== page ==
SEPTEMBER/OCTOBER 2013 CAMPAIGNBRIEF Andrew Stevenson + Hylton Mowday, We Love Jam So many people get caught up in the equipment, it's the talent and experience that creates the soundtrack. The dollar seems to be always on a roll one way or another. Sometimes the craving to play with new gear and toys out- weighs the dollar challenges. Ramesh Sathiah, SongZu Our busi- ness is driven by our people and gear is not that big a deal any more in audio... everyone can have a DAW on their laptop that is capa- ble of anything, but it's all about the ideas. Ralph van Dijk, Eardrum N/A. Mark Beckhaus, Nylon Studio It's not so much of an issue for our business. Equipment has consis- tently dropped in price since the advent of computer based recording so, in terms of overall costs, it's not a big part. Way more of an issue is the cost of talent as, for us, our people are full-time and the cost of training and retaining the best tal- ent is very high. We always to have the best full-time people in-house at our disposal but this does add pressure when it occasionally gets quiet. But that's still preferable, to me anyway, than going the free- lance route. Dan Higson, Smith & Western We're always buying gear. Aside from all the software needed (which we buy from all over the world) we tend to hunt down dusty old 70s compres- sors and beaten up banjos on ebay and gumtree! We're always buying weird and wonderful instruments and outboard gear from strange lit- tle shops in Newtown and Erskinville. Every time we see a sec- ond hand warehouse we're in there hunting down a rusty old trombone or a scratchy old parlour guitar. One of our most successful pur- chases in terms of gear was a $30 mellodica which we bought in a toy shopinBondi.Weuseitonalotof our productions. We like using real instruments and love the sound that old studio gear gives our music so we're not really affected by the Aussie dollar in that sense as we're buying a lot of stuff other people don't actually want! We have a wall of retro synths from the past 30 years which we're very proud of. Klang Buying new gear from inter- national sellers was great about four months ago! Now it is back to where it was before the dollar peaked. Rafael May, Rafael May Music The higher the dollar means cheaper equipment but much less overseas budgets. What proportion of your business is local versus international? Charlton Hill, Uncanny Valley UV's projects vary from month to month with both local and o.s. projects. Across a year we could say around 70% local, 30% international with the o.s. activity steadily increasing. Barry Stewart, Sound Reservoir The day the A$ dropped below 95cUS, the phone started ringing and our overseas work kicked back in, at levels similar to pre GFC (about 15%). Feature Film anima- tion voice recording, ADR and the odd foreign ad are all part of the mix. Andrew Stevenson + Hylton Mowday, We Love Jam We Love Jam Studios is cemented in Sydney and Cape Town, we collaborate between the two studio locations giving resources and ideas to one another to offer a better service to all clients. Ian Lew, SongZu It varies from year to year but on average it is pretty evenly split between Australia and Asia. The US work dried up with the high Aussie dollar but hopefully we might see some of that come back now that it has dropped so much. Ralph van Dijk, Eardrum We've done well at the international award shows over the last few years, so we're now getting about 20% of our work from outside of Australia. Mark Beckhaus, Nylon Studio It's around 50/50. Probably 50% is Australia and of the international part 40% is from US and 10% Asia. Dan Higson, Smith & Western 70% local, 30% international probably. We're doing more and more over- seas work - we're doing Pan-Asian, European and American work. And more recently things are starting to come in from New Zealand as well which is great. Klang Klang is always pushing into the international markets at the same time as the local markets sim- ply because it is now so easy to communicate and deliver work on an international stage given people are more accepting of working by remote. Rafael May, Rafael May Music About 25% of our business is inter- national. It varies year to year. What are the issues that really bug you? Charlton Hill, Uncanny Valley Poor scheduling and time management continues to be a classic pitfall in the production process. Underest- imating the time it takes to re-con- form audio to an edit change can lead to an unnecessary rush at the point of final delivery. It always seems a shame to undermine the passion put into the job up to that point. Barry Stewart, Sound Reservoir On very rare occasions, clients, more than agencies, have difficulty grasp- ing why music production and audio post services cost what they do. The simple answer is, audio costs, in general, have not changed in the last 20 years, well done us. Andrew Stevenson + Hylton Mowday, We Love Jam Timelines are always tight, and rushing the process is to the detriment of the final produc- tion. Pitching, a pointless exercise. It more than often falls on personal interpretation and taste, not on what is most suitable for the pro- duction at hand. Ian Lew, SongZu You probably won't believe me when I say this but I spoke to Ramesh about this and we agreed there is very little that annoys us about the industry. We both agree it's certainly a lot better than having a real job. There seems to be a lot more beards around, particularly in Australia but am sure that will pass. Ralph van Dijk, Eardrum Suits that quote for production before the radio script is even written. Mark Beckhaus, Nylon Studio I think I've been doing this so long I have learnt to cope with most annoying situations. Also, the use of alcohol helps. However, probably the toughest thing to deal with is in the US with the number of revi- sions that agencies expect these days. It seems to increase over time. This is not just my experience as editors and fx houses are in the same boat. Fortunately, of late, at least they are finding money for overages, although often you would rather forego the extra cash and just get the thing out the door. Dan Higson, Smith & Western It bugs us when a creative team doesn't give us the trust to find them the best musical solution to the brief. Often we're asked to do things that are not musical and don't allow us a voice - they back us into a corner and almost force us to do things we would never do. When we deliver our first run at the music, we're showing what we believe to be the best way of reply- ing to the brief but then we find ourselves going through numerous revisions and changes over the course of a job, only to find our- selves back at the original demo we delivered. Sometimes the first thing you hear is the best thing. You don't always have to over-think it and tamper with it. Allow the com- posers a voice and perhaps you will get exactly what you want first time. Klang The main problem is that sometimes agencies seem to want to have a final track delivered at pitch stage rather than engage in a collab- orative process in the creation of a great sound and music track. Rafael May, Rafael May Music There is no point complaining about an industry that pays you to make music and in my case in a studio next to Bronte Beach. What does the future hold for your industry? Charlton Hill, Uncanny Valley More challenging briefs under tighter schedules are leading to a more direct line of communication between suppliers of music and sound and the creative decision makers on a project. It appears that the industry is naturally streamlin- ing itself down to a core team such that there is a more pure and much welcomed level of collaboration. Barry Stewart, Sound Reservoir Our industry is poised for another growth spurt off the back of faster broadband and HDTV. Both media require higher quality, more exacting sound to match the higher resolution pictures. Andrew Stevenson + Hylton Mowday, We Love Jam The industry is excit- ing. There will always be a demand for innovative great work. We have only just scratched the surface of the possibilities of what is creatively out there. Ian Lew, SongZu I think we will continue to see more online pro- jects that require a lot more work from us from a music and sound point of view due to their length but are great meaty projects to get stuck into, they are like mini films or tv series in many ways. Ralph van Dijk, Eardrum I think music composition is becoming commoditised and the quality will inevitably suffer as less experienced composers will tempt clients with demos produced for next to noth- ing. There's a danger that the same will happen with audio post, because although you can buy a great post facility, you can't buy the experience you need to operate it. Mark Beckhaus, Nylon Studio I think the music business, of which we are a sub-category, continues to readjust to the digitization of music. Record companies are still strug- gling to define their roles and to work out a business model that makes sense in the current age of streaming distribution services. This has an ongoing affect that trickles down to what we do, as var- ious music rights holders continue to try to get a foothold with agen- cies. Music houses react in different ways but for us it has meant becoming more bespoke and more niche and working internationally with clients who appreciate our point of difference. Dan Higson, Smith & Western We've all found that we have had to diver- sify. Rather than relying entirely on traditional ad work, we have had to seek out work in emerging media such as online and the like. But we're also heavily involved in long form work as well. We've just land- ed the composing gig for Channel10's latest drama series called Wonderland which we're real- ly excited about. We believe the industry is in good shape but it's an evolve or die scenario for the sound houses out there. Klang There are certainly many more players in the industry making it that much more competitive although there are new markets opening up in the digital domain that never really existed before. Things are certainly in a state of flux although there'll always be a need for good quality music and sound design. Rafael May, Rafael May Music Radical changes are happening in the scope of projects and the source of them. TV continues but digital films are more and more important as well as non traditional installa- tions which still require music and sound.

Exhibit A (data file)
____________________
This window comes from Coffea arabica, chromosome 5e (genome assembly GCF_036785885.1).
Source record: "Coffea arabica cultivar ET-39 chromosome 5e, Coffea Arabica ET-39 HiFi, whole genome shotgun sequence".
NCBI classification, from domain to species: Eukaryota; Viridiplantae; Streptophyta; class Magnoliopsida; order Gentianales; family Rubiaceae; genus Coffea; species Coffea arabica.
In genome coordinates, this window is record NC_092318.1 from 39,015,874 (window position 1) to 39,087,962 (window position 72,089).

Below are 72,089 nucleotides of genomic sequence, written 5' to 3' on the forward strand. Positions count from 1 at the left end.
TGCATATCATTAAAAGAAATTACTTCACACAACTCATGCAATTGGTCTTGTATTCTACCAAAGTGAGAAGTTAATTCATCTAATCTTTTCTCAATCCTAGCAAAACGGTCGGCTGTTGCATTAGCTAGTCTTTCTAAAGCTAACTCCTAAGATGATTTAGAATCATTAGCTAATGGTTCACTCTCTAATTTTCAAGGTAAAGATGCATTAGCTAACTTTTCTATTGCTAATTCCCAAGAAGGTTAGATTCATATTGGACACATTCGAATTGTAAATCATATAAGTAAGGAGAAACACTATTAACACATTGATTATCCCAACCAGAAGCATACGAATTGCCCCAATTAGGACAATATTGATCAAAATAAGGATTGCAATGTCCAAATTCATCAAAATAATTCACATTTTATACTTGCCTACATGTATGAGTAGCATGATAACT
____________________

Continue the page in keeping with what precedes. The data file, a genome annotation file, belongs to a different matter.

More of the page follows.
Campaign Brief May-June 2013
CBNAT NOV-DEC 2013